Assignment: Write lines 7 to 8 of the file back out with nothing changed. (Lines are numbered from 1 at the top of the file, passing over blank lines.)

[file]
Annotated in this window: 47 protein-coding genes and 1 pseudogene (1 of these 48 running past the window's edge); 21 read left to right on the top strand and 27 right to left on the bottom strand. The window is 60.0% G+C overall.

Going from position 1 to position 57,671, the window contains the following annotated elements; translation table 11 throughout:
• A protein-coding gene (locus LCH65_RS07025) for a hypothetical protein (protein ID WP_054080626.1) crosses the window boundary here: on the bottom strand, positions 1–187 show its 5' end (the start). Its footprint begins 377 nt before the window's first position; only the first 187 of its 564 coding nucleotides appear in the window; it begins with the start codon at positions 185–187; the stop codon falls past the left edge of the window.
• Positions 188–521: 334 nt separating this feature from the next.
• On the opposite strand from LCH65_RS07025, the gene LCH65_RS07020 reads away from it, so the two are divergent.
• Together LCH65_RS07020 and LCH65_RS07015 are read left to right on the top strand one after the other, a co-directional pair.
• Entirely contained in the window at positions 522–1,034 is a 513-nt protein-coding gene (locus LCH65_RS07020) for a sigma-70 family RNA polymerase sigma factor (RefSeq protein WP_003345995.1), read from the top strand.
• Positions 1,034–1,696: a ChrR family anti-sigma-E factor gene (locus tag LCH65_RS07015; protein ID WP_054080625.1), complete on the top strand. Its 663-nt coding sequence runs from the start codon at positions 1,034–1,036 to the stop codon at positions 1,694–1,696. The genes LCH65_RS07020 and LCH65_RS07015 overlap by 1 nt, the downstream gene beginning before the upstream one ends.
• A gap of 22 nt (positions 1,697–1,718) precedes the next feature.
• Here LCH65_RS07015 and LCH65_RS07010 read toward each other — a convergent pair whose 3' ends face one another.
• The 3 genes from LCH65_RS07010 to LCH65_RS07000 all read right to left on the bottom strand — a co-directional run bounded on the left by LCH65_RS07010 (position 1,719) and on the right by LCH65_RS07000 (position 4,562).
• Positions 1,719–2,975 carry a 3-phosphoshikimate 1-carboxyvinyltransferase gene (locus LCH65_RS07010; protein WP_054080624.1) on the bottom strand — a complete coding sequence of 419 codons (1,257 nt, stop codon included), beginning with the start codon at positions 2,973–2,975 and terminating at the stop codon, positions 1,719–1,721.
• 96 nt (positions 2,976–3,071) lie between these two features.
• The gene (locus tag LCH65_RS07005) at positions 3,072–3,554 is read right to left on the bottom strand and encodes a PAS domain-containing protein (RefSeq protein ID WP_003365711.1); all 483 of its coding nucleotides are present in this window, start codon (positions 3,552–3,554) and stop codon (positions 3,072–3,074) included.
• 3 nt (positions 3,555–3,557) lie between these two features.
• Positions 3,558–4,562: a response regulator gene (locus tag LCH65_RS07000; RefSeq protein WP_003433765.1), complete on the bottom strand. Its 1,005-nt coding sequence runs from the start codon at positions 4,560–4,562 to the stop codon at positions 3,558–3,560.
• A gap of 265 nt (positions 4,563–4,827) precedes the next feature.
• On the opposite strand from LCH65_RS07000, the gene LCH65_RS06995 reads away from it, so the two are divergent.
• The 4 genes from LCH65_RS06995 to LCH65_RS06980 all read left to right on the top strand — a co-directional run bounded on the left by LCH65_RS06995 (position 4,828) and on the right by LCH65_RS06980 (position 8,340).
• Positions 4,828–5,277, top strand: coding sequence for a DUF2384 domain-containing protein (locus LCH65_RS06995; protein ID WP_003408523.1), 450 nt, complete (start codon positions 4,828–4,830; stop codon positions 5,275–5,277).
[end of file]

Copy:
• Entirely contained in the window at positions 522–1,034 is a 513-nt protein-coding gene (locus LCH65_RS07020) for a sigma-70 family RNA polymerase sigma factor (RefSeq protein WP_003345995.1), read from the top strand.
• Positions 1,034–1,696: a ChrR family anti-sigma-E factor gene (locus tag LCH65_RS07015; protein ID WP_054080625.1), complete on the top strand. Its 663-nt coding sequence runs from the start codon at positions 1,034–1,036 to the stop codon at positions 1,694–1,696. The genes LCH65_RS07020 and LCH65_RS07015 overlap by 1 nt, the downstream gene beginning before the upstream one ends.